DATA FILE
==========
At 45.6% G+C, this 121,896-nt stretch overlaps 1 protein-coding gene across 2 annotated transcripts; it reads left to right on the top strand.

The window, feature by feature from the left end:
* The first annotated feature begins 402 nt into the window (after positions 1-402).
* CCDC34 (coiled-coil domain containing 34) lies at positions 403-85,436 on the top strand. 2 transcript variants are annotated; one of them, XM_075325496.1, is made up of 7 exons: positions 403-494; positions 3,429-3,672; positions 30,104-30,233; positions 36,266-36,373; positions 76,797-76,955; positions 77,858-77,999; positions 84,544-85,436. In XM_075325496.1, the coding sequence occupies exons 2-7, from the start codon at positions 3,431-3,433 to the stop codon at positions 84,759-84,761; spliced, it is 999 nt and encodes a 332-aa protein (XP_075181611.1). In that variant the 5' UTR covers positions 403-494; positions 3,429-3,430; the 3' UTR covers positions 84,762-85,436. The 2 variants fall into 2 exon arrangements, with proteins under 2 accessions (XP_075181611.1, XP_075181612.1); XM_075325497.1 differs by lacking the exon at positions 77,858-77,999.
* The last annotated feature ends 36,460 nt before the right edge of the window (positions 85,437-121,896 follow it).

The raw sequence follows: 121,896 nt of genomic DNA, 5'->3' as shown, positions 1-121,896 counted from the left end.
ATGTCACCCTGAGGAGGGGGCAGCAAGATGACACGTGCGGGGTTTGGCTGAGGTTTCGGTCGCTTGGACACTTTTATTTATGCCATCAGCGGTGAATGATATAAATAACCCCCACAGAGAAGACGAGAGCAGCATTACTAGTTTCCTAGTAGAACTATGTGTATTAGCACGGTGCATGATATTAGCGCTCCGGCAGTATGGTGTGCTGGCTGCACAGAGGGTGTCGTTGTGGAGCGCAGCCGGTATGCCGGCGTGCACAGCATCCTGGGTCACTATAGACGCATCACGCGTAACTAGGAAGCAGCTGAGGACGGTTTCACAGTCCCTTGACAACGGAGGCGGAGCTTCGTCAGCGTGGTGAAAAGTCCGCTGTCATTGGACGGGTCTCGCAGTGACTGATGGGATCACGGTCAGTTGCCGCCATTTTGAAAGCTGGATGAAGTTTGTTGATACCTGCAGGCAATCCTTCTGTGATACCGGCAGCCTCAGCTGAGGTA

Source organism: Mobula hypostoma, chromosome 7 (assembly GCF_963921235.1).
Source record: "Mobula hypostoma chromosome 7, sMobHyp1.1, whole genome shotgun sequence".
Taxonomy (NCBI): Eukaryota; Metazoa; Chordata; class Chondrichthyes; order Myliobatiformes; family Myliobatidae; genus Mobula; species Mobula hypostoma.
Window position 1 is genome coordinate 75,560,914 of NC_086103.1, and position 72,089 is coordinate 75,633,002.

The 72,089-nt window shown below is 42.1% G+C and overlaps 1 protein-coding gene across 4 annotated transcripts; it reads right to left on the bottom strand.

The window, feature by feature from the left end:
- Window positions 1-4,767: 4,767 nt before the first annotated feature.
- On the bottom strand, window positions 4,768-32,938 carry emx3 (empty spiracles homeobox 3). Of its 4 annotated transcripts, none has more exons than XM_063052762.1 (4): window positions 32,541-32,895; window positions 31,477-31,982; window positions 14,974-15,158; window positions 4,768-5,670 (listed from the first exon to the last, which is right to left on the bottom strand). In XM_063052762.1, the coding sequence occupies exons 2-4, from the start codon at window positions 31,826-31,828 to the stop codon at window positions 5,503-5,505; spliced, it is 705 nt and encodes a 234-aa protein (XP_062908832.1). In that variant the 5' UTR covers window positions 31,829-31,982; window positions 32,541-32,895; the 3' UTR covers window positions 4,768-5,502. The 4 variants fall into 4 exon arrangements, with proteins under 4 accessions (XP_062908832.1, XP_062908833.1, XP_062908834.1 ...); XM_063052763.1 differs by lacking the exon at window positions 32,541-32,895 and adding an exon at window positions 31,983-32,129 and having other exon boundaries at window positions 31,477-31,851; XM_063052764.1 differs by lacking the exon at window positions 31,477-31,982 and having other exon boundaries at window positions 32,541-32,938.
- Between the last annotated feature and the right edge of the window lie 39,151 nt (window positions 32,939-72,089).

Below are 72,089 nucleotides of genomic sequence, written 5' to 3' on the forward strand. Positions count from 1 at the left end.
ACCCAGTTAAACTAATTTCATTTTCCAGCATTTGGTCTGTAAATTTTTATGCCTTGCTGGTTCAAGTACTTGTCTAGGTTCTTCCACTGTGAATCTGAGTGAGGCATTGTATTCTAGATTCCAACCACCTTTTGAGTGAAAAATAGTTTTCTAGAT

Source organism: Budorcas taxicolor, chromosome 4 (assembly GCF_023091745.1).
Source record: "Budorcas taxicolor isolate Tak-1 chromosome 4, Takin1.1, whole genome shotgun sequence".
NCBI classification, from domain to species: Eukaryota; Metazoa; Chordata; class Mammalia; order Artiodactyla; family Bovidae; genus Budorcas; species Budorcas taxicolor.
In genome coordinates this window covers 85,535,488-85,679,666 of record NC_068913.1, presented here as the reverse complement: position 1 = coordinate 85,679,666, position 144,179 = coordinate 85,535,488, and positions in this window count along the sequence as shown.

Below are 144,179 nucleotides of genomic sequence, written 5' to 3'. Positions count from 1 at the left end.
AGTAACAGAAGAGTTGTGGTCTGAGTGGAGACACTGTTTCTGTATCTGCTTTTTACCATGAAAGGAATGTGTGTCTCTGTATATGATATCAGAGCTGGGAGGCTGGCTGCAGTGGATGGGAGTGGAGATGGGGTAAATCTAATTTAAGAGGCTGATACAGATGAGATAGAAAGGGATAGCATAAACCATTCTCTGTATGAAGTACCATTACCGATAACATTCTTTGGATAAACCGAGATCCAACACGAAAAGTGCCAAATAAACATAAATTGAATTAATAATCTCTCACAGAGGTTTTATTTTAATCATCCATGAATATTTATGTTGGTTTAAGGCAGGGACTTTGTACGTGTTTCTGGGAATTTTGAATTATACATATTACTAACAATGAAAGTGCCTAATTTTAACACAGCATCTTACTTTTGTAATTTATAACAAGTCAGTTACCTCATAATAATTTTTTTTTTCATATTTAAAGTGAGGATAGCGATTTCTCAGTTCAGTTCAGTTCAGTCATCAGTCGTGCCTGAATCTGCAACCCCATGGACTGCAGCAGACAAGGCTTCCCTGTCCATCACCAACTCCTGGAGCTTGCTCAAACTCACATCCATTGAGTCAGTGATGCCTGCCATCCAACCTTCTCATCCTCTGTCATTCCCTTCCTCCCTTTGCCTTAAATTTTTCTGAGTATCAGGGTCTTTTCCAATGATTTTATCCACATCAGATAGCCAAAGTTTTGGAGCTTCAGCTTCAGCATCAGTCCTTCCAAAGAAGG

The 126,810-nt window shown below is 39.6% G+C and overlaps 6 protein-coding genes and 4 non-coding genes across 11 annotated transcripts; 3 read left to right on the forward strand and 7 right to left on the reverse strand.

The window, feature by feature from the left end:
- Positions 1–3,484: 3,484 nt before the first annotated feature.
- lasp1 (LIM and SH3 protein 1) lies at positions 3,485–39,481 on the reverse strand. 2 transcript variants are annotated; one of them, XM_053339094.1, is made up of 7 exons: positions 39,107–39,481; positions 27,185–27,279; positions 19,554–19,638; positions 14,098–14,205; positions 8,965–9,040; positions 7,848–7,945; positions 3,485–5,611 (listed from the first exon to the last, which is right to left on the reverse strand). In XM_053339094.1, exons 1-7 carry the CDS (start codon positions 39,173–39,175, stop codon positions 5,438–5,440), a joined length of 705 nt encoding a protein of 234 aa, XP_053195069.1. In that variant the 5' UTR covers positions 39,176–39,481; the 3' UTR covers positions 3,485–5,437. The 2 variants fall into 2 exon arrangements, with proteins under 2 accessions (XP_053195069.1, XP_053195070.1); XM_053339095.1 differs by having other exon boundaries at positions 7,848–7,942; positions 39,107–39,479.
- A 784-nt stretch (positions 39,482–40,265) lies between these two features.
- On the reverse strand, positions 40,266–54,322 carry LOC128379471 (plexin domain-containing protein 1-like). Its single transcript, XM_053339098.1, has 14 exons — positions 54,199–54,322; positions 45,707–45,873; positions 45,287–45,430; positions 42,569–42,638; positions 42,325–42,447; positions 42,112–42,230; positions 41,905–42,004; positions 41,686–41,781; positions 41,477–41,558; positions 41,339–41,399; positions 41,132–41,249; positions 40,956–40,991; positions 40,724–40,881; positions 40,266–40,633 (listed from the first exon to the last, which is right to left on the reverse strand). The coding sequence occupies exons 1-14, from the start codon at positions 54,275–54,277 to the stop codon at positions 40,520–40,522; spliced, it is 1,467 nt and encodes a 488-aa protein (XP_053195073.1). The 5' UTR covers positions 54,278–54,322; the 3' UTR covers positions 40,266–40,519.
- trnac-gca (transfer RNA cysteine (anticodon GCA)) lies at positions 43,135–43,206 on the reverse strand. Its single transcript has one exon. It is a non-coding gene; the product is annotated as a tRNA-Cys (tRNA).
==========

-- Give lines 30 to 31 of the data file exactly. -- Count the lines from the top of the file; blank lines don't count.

- On the reverse strand, positions 40,266–54,322 carry LOC128379471 (plexin domain-containing protein 1-like). Its single transcript, XM_053339098.1, has 14 exons — positions 54,199–54,322; positions 45,707–45,873; positions 45,287–45,430; positions 42,569–42,638; positions 42,325–42,447; positions 42,112–42,230; positions 41,905–42,004; positions 41,686–41,781; positions 41,477–41,558; positions 41,339–41,399; positions 41,132–41,249; positions 40,956–40,991; positions 40,724–40,881; positions 40,266–40,633 (listed from the first exon to the last, which is right to left on the reverse strand). The coding sequence occupies exons 1-14, from the start codon at positions 54,275–54,277 to the stop codon at positions 40,520–40,522; spliced, it is 1,467 nt and encodes a 488-aa protein (XP_053195073.1). The 5' UTR covers positions 54,278–54,322; the 3' UTR covers positions 40,266–40,519.
- trnac-gca (transfer RNA cysteine (anticodon GCA)) lies at positions 43,135–43,206 on the reverse strand. Its single transcript has one exon. It is a non-coding gene; the product is annotated as a tRNA-Cys (tRNA).